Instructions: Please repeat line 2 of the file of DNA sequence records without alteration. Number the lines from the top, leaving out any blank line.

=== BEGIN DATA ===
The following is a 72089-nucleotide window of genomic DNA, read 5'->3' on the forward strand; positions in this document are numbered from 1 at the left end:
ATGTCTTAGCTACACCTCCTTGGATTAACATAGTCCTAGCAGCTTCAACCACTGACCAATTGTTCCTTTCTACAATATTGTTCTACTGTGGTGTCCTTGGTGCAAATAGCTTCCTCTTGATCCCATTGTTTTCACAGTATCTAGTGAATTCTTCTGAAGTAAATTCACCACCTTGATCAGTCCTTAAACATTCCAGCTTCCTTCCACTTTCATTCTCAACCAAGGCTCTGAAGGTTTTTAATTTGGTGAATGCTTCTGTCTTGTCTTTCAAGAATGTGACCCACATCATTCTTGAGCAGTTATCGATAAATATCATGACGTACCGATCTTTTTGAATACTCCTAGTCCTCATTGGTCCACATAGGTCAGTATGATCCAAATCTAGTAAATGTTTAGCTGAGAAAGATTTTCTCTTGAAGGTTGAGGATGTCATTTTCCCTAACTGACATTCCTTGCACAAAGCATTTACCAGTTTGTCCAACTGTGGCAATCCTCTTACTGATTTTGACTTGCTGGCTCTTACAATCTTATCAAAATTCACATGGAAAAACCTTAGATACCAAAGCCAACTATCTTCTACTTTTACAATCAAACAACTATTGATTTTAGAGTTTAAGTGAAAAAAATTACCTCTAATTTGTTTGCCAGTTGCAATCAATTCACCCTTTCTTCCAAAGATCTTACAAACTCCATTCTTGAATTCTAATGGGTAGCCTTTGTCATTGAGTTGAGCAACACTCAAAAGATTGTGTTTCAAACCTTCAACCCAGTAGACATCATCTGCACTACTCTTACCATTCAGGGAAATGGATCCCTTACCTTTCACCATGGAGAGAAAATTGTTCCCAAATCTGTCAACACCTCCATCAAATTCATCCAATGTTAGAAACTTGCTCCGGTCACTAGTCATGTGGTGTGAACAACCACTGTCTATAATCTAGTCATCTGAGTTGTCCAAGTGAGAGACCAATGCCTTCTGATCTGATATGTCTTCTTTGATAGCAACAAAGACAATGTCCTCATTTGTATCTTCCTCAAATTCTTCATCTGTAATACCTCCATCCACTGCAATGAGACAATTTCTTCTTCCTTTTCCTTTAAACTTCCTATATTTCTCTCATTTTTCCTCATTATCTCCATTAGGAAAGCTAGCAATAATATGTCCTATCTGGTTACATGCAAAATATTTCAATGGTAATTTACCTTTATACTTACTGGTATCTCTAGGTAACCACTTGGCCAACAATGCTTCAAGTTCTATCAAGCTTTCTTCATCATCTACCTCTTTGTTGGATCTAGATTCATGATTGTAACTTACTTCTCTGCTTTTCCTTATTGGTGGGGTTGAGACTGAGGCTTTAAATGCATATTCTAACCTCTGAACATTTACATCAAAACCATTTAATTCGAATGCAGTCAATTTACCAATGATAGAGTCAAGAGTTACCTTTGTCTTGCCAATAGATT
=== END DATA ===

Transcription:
ATGTCTTAGCTACACCTCCTTGGATTAACATAGTCCTAGCAGCTTCAACCACTGACCAATTGTTCCTTTCTACAATATTGTTCTACTGTGGTGTCCTTGGTGCAAATAGCTTCCTCTTGATCCCATTGTTTTCACAGTATCTAGTGAATTCTTCTGAAGTAAATTCACCACCTTGATCAGTCCTTAAACATTCCAGCTTCCTTCCACTTTCATTCTCAACCAAGGCTCTGAAGGTTTTTAATTTGGTGAATGCTTCTGTCTTGTCTTTCAAGAATGTGACCCACATCATTCTTGAGCAGTTATCGATAAATATCATGACGTACCGATCTTTTTGAATACTCCTAGTCCTCATTGGTCCACATAGGTCAGTATGATCCAAATCTAGTAAATGTTTAGCTGAGAAAGATTTTCTCTTGAAGGTTGAGGATGTCATTTTCCCTAACTGACATTCCTTGCACAAAGCATTTACCAGTTTGTCCAACTGTGGCAATCCTCTTACTGATTTTGACTTGCTGGCTCTTACAATCTTATCAAAATTCACATGGAAAAACCTTAGATACCAAAGCCAACTATCTTCTACTTTTACAATCAAACAACTATTGATTTTAGAGTTTAAGTGAAAAAAATTACCTCTAATTTGTTTGCCAGTTGCAATCAATTCACCCTTTCTTCCAAAGATCTTACAAACTCCATTCTTGAATTCTAATGGGTAGCCTTTGTCATTGAGTTGAGCAACACTCAAAAGATTGTGTTTCAAACCTTCAACCCAGTAGACATCATCTGCACTACTCTTACCATTCAGGGAAATGGATCCCTTACCTTTCACCATGGAGAGAAAATTGTTCCCAAATCTGTCAACACCTCCATCAAATTCATCCAATGTTAGAAACTTGCTCCGGTCACTAGTCATGTGGTGTGAACAACCACTGTCTATAATCTAGTCATCTGAGTTGTCCAAGTGAGAGACCAATGCCTTCTGATCTGATATGTCTTCTTTGATAGCAACAAAGACAATGTCCTCATTTGTATCTTCCTCAAATTCTTCATCTGTAATACCTCCATCCACTGCAATGAGACAATTTCTTCTTCCTTTTCCTTTAAACTTCCTATATTTCTCTCATTTTTCCTCATTATCTCCATTAGGAAAGCTAGCAATAATATGTCCTATCTGGTTACATGCAAAATATTTCAATGGTAATTTACCTTTATACTTACTGGTATCTCTAGGTAACCACTTGGCCAACAATGCTTCAAGTTCTATCAAGCTTTCTTCATCATCTACCTCTTTGTTGGATCTAGATTCATGATTGTAACTTACTTCTCTGCTTTTCCTTATTGGTGGGGTTGAGACTGAGGCTTTAAATGCATATTCTAACCTCTGAACATTTACATCAAAACCATTTAATTCGAATGCAGTCAATTTACCAATGATAGAGTCAAGAGTTACCTTTGTCTTGCCAATAGATT